Tape Sucks: Avamar 6.0 Version #tapesucksmoveon

Since its release last week, there has been a lot of buzz around the Avamar 6.0. I am going to take the liberty of reading between the lines and exploring some of the good (but gory) details.

The biggest news in this release is the DDBoost/Data Domain integration into the new Avamar Client binaries. This allows an Avamar client to send a backup dataset stream to a DataDomain system as opposed to an Avamar node or grid. Datasets that are not “dedupe friendly”(too large for Avamar to handle, or have very high change rates) are typically retained for shorter periods of time. These¬†can be targeted to a DD array, but still managed through the same policies, backup and recovery interface.

Client types supported pertaining to this release are limited to Exchange VSS, SQL, SharePoint, Oracle and VMWare Image backups. Replication of data is Avamar to Avamar and DataDomain to DataDomain: there isn’t any mixing or cross-replication. Avamar coordinates the replication and replicates the meta-data so that it is manageable and recoverable from either side. From a licensing perspective, Avamar requires a capacity license for the Data Domain system at a significantly reduced cost per TB. DDBoost and replication licenses are also required on the Data Domain.

There is a major shift in hardware for Avamar 6.0: 

  1. The Gen4 Hardware platform was introduced with a significant increase in storage capacity.
  2. The largest nodes now support 7.8TB per node – enabling grids of up to 124TB.
  3. The new high capacity nodes are based off of the Dell R510 hardware with 12 2TB SATA drives.
  4. To speed up indexing the new 7.8TB nodes also leverage an SSD drive for the hash tables.
  5. There are also 1.3TB, 2.6TB and 3.9TB Gen4 Nodes based off of the Dell R710 hardware.
  6. All nodes use RAID1 pairs and it seems the performance hit going to RAID5 on the 3.3TB Gen3 nodes was too high.
  7. All Gen4 nodes now run SLES (SUSE Linux) for improved security.

There were several enhancements made for grid environments. Multi-node systems now leverage the ADS switches exclusively for a separate internal network that allows the grid nodes to communicate in the event of front-end network issues. There are both HA and Non-HA front end network configurations, depending on availability requirements. In terms of grid support, it appears that the non-RAIN 1X2 is no longer a supported configuration with Gen4 nodes. Also, spare nodes are now optional for Gen4 grids if you have Premium Support.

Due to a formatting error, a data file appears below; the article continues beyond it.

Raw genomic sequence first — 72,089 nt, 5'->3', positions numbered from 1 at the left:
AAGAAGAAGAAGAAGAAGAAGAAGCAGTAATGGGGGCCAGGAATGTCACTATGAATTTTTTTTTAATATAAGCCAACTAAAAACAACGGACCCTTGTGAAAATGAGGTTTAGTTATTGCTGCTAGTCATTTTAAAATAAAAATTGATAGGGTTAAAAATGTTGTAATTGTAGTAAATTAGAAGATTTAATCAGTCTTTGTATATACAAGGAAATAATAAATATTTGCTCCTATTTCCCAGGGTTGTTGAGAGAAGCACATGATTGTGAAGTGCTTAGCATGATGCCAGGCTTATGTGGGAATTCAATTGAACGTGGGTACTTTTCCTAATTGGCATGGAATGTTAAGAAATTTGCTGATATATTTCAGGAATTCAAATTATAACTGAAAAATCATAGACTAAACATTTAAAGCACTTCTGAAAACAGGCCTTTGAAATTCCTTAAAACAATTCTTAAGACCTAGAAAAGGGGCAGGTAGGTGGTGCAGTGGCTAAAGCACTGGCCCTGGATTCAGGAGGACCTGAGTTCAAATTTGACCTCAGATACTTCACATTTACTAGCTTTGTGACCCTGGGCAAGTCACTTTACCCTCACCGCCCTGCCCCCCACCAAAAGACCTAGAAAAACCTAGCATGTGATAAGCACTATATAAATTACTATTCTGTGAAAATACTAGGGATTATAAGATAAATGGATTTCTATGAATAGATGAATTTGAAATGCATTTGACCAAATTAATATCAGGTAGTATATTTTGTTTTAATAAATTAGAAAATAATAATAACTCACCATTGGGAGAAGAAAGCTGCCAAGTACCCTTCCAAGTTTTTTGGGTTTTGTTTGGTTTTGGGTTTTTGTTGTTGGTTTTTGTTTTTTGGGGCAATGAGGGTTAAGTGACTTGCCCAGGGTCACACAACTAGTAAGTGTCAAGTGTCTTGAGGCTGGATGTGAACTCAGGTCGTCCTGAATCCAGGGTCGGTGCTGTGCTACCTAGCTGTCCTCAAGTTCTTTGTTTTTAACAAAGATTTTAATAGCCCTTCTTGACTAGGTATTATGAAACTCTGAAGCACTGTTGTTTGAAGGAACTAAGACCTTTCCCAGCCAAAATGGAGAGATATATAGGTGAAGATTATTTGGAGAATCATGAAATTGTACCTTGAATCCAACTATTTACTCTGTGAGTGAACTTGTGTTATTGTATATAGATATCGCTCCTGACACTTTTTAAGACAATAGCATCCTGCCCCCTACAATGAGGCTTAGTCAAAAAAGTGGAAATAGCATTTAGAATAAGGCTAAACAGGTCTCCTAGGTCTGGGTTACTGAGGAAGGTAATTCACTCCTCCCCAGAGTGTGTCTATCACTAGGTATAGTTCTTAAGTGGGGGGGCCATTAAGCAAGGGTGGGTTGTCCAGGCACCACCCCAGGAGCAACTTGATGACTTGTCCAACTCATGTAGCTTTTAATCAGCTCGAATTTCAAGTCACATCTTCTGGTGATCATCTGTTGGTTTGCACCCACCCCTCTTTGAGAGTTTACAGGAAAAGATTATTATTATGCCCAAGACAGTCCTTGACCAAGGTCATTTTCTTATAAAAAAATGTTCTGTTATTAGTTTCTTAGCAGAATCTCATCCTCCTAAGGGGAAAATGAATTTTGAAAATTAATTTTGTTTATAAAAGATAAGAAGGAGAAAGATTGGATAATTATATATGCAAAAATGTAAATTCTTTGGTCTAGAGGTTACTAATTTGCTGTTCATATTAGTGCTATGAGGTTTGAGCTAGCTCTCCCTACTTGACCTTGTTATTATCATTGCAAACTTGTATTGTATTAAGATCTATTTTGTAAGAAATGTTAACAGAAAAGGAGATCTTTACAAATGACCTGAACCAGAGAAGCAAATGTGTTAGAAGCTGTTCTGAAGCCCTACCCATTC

Avamar 6.0 is supported on Gen3 hardware, so existing customers can upgrade from 4.x and 5.x versions. Gen3 hardware will also remain available for upgrades to existing grids as the mixing of Gen3 and Gen4 systems in a grid is not supported. Gen3 systems will continue to run on Red Hat (RHEL 4).

Avamar 5.x introduced VStorageAPI integration for VMWare ESX 4.0 and later versions. This functionality provides changed block tracking for backup operations, but not for restores. Avamar 6.0 now provides for in-place “Rollback” restores leveraging this same technology. This reduces restore times dramatically by only restoring the blocks that changed back into an existing vm. The other key VMWare feature introduced in version 6.0 is Proxy server pooling – previously, a proxy was assigned to a datastore, but now proxy servers can be pooled for load balancing in large environments.

There were several additional client enhancements on the Microsoft front including Granular Level Recovery (GLR) support and multistreaming (1 to 6 concurrent streams) for Exchange and Sharepoint clients.

All in all, the Avamar 6.0 release provides several key new features and scales significantly further than previous versions. With the addition of Data Domain as a target, tape-less backup is quickly approaching reality.

Photo Credit: altemark